Nickel & Nickel is located in Oakville in the Napa Valley section of California. The winery’s focus is the production of single-varietal, single-vineyard wines. Their current vintage offerings include wines sourced from both Napa Valley and Sonoma Valley. The majority of the Napa Valley offerings are Cabernet Sauvignon, while their wines from Sonoma include a Chardonnay, a Syrah, and two Zinfandels.
The 2006 Nickel & Nickel Bonfire Vineyard Zinfandel was 100% Zinfandel. The wine was aged in French oak barrels (35% new, 65% once-used) for 14 months. The label listed ABV was 15%. The fruit for this vintage was sourced from Bonfire Vineyard, located in Dry Creek Valley, Sonoma.
I had tasted several Nickel & Nickel wines over the years. Most recently, I revisited the brand to great success with their 2008 Kelham Cabernet Sauvignon. It had been some time since I sampled their Bonfire Vineyard Zinfandel, but I recalled liking the wine. When I came across it in a local store, I decided to pick up a bottle.
This turned out to be a good decision.
The town of Healdsburg, in Sonoma County, California, is home to J Vineyards & Winery. The winery was founded by Judy Jordan in 1986. While they initially focused on the production of sparkling wines, they eventually branched out into using varietals agreeable to Russian River Valley, namely, Pinot Noir, Chardonnay, and Pinot Gris.
The 2009 J Vineyards & Winery Pinot Noir Russian River Valley was 100% Pinot Noir. The wine was aged in French oak barrels (30% new, 70% old) for 14 months, and spent an additional 9 months in the bottle, prior to release. The label listed ABV was 14.4%. There were 12,000 cases of this vintage produced.
I was in a local beverage store, looking for a specific Russian River Valley Pinot Noir I had previously tasted. It was nowhere to be found. I glanced down and noticed the J Vineyards Pinot Noir. Hmmm…this would be a great wine to compare against the one I couldn’t find.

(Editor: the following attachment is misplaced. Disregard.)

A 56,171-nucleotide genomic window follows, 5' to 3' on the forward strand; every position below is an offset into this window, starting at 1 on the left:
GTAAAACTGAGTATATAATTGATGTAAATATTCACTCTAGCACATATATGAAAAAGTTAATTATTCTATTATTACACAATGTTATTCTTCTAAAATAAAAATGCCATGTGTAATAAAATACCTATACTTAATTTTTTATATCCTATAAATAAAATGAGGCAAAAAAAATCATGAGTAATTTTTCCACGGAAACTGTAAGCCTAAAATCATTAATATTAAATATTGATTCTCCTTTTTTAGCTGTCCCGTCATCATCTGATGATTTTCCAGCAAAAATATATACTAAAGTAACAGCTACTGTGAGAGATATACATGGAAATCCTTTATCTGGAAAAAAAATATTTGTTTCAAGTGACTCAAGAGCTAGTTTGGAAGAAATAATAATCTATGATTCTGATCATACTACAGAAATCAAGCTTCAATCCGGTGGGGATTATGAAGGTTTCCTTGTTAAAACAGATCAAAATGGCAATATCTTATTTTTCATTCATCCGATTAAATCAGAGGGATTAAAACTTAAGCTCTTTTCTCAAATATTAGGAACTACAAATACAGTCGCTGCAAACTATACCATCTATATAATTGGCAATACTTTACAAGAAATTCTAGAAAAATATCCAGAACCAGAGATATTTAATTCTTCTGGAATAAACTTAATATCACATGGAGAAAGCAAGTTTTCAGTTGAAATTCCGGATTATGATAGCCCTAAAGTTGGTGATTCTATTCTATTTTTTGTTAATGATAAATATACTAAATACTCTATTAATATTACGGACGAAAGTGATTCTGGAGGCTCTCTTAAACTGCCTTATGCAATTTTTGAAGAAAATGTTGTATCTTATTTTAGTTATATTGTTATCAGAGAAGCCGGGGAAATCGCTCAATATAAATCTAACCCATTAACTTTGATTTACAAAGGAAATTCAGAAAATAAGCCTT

And with that, I made my first purchase of a J Vineyards wine.
Duckhorn Vineyards is based in the town of Saint Helena in the Napa Valley region of California. In addition to wines produced under their flagship Duckhorn label, their portfolio also includes wines produced under their Paraduxx, Goldeneye, Migration, and Decoy labels.
The 2010 Duckhorn Vineyards Decoy Pinot Noir Sonoma County was 100% Pinot Noir. It was aged in French oak barrels (90% second vintage, 10% new) for 6 months. The wine was produced with grapes from 10 different vineyards. The label listed ABV was 14.5%.
In April of this year, I had the good fortune to attend a wine tasting dinner for Duckhorn Vineyards at Salt Creek Grille in Rumson, NJ. The wine selection that evening was interesting, but it did not include anything from the Decoy lineup. I came across the 2010 Decoy Pinot Noir in a local beverage store.
I’ve come to like many Duckhorn wines. I was hoping to add the Decoy Pinot Noir to the list.
Salt Creek Grille, in Rumson, NJ, hosted a wine dinner featuring Duckhorn Vineyards on the 12th of April, 2012.
When it was founded, 30 years ago, Duckhorn, based in Napa, California, initially focused on Bordeaux varietals, with specific attention on Merlot. Today, the winery produces a wide range of reds, whites, and blends, with grapes sourced not only from Napa, but from neighboring Sonoma Valley as well.
Wine dinners are always interesting events. Each restaurant has their own thoughts on how it should be done, and no two are alike. Many places pour wine freely, while others limit you to an ounce or two (boo). Some establishments change their format from time to time (which can be so annoying when you like their previous format and set your expectations!). The social aspect is also always up for grabs. If you are not with a group, you never know who will be seated near/next to you. I have sat next to novices, who were much more knowledgeable than I. I have sat with novices, who were self-proclaimed experts (but were obviously not). I have sat with experts, who were very willing to educate those around them. I have sat with connoisseurs, who did not care to share their thoughts (but they usually do by the end of the evening!). Essentially, it is a wild card, but the event (read: the wine) is always interesting.
Overall, Salt Creek Grille did a good job with the evening.